Lesson 5 - Theories of Learning

15. The Origins of the Classroom Design Model

Miss Bowls’s class in an unidentified girls’ school, England Date: circa 1905 Image: Southall Board, Flickr

Our institutions are a reflection of the times in which they were created. Francis Fukuyama, in his monumental writing on political development and political decay (20112014), points out that institutions that provide essential functions within a state often become so fixed over time in the original structures that they fail to adapt and adjust to changes in the external environment. We need therefore to examine in particular the roots of our modern educational systems, because teaching and learning in the present day is still strongly influenced by institutional structures developed many years ago. Thus, we need to examine the extent to which our traditional campus-based models of teaching remain fit for a digital age.

The large urban school, college, or university, organized by age stratification, learners meeting in groups, and regulated units of time, was an excellent fit for an industrial society. In many ways, it matched the way work was organized in factories. In effect, we still have a predominantly industrial model of educational design, which in large part remains our default design model even today.

Some design models are so embedded in tradition and convention that we are often like fish in water – we just accept that this is the environment in which we have to live and breath. The classroom model is a very good example of this. In a classroom-based model, learners are organized in classes that meet on a regular basis at the same place at certain times of the day for a given length of time over a given period (a term or semester).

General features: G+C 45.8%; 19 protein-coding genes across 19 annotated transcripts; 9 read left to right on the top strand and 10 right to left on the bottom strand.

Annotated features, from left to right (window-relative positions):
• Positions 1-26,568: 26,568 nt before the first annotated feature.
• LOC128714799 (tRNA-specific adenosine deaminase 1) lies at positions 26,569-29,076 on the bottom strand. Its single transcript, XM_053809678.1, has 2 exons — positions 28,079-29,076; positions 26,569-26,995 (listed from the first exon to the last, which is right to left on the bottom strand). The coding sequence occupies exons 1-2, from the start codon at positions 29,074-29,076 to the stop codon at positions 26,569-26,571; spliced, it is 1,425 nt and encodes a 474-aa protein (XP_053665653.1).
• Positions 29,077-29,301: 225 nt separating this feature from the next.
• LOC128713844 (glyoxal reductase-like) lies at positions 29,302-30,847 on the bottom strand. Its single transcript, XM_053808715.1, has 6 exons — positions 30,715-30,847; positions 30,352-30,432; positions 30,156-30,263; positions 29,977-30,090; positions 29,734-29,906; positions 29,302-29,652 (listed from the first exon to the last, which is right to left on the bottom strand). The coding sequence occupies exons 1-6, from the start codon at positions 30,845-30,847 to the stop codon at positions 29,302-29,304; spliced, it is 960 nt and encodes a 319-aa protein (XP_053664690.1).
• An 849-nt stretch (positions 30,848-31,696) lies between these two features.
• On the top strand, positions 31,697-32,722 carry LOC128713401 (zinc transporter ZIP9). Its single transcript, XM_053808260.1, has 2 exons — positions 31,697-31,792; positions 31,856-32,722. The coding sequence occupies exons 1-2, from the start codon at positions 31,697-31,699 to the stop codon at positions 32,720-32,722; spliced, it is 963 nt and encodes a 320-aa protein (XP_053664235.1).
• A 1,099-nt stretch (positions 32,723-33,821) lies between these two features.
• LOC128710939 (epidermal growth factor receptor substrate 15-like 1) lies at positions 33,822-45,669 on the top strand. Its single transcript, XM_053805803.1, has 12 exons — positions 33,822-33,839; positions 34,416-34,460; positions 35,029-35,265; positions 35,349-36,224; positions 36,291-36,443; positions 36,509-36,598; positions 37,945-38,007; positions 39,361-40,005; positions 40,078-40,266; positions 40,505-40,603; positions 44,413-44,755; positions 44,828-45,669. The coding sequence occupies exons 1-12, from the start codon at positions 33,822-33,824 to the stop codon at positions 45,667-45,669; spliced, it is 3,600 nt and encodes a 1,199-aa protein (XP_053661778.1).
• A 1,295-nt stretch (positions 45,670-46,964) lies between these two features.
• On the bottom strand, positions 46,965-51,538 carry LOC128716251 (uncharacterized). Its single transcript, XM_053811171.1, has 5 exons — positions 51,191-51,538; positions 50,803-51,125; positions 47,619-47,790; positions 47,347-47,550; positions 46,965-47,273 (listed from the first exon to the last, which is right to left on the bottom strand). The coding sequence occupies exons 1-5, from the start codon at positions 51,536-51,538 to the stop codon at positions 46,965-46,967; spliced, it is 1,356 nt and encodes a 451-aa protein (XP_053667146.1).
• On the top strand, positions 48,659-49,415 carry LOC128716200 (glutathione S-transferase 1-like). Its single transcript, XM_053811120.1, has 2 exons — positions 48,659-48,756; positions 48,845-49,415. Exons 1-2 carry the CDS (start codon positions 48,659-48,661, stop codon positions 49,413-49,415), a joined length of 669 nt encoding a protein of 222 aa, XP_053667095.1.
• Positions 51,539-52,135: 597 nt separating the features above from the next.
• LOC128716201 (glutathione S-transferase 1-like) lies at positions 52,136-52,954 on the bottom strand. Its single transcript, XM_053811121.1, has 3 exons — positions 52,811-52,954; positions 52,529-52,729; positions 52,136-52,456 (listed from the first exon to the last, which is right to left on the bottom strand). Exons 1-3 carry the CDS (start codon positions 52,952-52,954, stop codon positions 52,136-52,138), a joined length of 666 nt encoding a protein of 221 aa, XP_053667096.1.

This is a design decision that was taken more than 150 years ago. It was embedded in the social, economic, and political context of the 19th century. This context included:

  • The industrialization of society which provided ‘models’ for organizing both work and labor, such as factories and mass production.
  • The movement of people from rural to urban occupations and communities, with increased density resulting in larger institutions.
  • The move to mass, education to meet the needs of industrial employers and an increasingly large and complex range of state-managed activities, such as government, health, and education.
  • Voter enfranchisement and hence the need for a better-educated voting public.
  • Over time, demand for more equality, resulting in universal access to education.

However, over the span of 150 years, our society has slowly changed. Many of these factors or conditions no longer exist, while others persist, but often in a less dominant way than in the past. Thus we still have factories and large industries, but we also have many more small companies, greater social and geographical mobility, and above all a massive development of new technologies that allow both work and education to be organized in different ways.

This is not to say that the classroom design model is inflexible. Teachers for many years have used a wide variety of teaching approaches within this overall institutional framework. But in particular, the way in which our institutions are structured strongly affects the way we teach. We need to examine which of the methods built around a classroom model are still appropriate in today’s society, and, more of a challenge, whether we could build new or modified institutional structures that would better meet the needs of today.